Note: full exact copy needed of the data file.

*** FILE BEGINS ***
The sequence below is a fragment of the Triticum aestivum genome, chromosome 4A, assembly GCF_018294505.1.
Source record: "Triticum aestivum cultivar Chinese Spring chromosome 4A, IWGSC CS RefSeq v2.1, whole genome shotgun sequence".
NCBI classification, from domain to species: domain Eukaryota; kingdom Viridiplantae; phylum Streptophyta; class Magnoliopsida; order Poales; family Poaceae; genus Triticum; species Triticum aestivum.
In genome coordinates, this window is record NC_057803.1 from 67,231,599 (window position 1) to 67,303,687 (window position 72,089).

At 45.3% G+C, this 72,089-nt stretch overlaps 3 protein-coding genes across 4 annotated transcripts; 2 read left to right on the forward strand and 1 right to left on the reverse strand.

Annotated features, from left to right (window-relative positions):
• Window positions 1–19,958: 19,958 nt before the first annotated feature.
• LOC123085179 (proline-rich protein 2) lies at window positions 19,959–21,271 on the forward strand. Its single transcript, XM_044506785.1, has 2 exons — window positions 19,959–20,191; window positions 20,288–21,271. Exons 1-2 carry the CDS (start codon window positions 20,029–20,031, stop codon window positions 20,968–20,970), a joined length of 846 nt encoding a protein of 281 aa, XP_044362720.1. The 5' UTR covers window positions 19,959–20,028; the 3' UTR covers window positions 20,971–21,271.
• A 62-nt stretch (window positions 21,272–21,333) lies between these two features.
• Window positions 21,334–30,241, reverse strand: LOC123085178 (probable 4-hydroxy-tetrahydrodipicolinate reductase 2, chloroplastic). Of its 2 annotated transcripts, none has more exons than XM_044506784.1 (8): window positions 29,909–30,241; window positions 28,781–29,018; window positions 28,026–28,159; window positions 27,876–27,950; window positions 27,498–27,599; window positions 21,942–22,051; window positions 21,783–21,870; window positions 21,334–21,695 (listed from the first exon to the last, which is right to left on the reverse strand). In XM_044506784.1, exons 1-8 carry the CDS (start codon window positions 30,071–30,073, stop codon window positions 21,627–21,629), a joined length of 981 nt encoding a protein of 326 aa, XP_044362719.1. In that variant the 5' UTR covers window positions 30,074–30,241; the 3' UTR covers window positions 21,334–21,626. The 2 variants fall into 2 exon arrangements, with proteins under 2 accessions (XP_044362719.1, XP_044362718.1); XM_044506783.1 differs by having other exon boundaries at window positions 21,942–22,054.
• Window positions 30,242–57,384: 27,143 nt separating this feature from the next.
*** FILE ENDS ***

The sequence below is a fragment of the Triticum aestivum genome, chromosome 4A, assembly GCF_018294505.1.
Source record: "Triticum aestivum cultivar Chinese Spring chromosome 4A, IWGSC CS RefSeq v2.1, whole genome shotgun sequence".
NCBI classification, from domain to species: domain Eukaryota; kingdom Viridiplantae; phylum Streptophyta; class Magnoliopsida; order Poales; family Poaceae; genus Triticum; species Triticum aestivum.
In genome coordinates, this window is record NC_057803.1 from 67,231,599 (window position 1) to 67,303,687 (window position 72,089).

At 45.3% G+C, this 72,089-nt stretch overlaps 3 protein-coding genes across 4 annotated transcripts; 2 read left to right on the forward strand and 1 right to left on the reverse strand.

Annotated features, from left to right (window-relative positions):
• Window positions 1–19,958: 19,958 nt before the first annotated feature.
• LOC123085179 (proline-rich protein 2) lies at window positions 19,959–21,271 on the forward strand. Its single transcript, XM_044506785.1, has 2 exons — window positions 19,959–20,191; window positions 20,288–21,271. Exons 1-2 carry the CDS (start codon window positions 20,029–20,031, stop codon window positions 20,968–20,970), a joined length of 846 nt encoding a protein of 281 aa, XP_044362720.1. The 5' UTR covers window positions 19,959–20,028; the 3' UTR covers window positions 20,971–21,271.
• A 62-nt stretch (window positions 21,272–21,333) lies between these two features.
• Window positions 21,334–30,241, reverse strand: LOC123085178 (probable 4-hydroxy-tetrahydrodipicolinate reductase 2, chloroplastic). Of its 2 annotated transcripts, none has more exons than XM_044506784.1 (8): window positions 29,909–30,241; window positions 28,781–29,018; window positions 28,026–28,159; window positions 27,876–27,950; window positions 27,498–27,599; window positions 21,942–22,051; window positions 21,783–21,870; window positions 21,334–21,695 (listed from the first exon to the last, which is right to left on the reverse strand). In XM_044506784.1, exons 1-8 carry the CDS (start codon window positions 30,071–30,073, stop codon window positions 21,627–21,629), a joined length of 981 nt encoding a protein of 326 aa, XP_044362719.1. In that variant the 5' UTR covers window positions 30,074–30,241; the 3' UTR covers window positions 21,334–21,626. The 2 variants fall into 2 exon arrangements, with proteins under 2 accessions (XP_044362719.1, XP_044362718.1); XM_044506783.1 differs by having other exon boundaries at window positions 21,942–22,054.
• Window positions 30,242–57,384: 27,143 nt separating this feature from the next.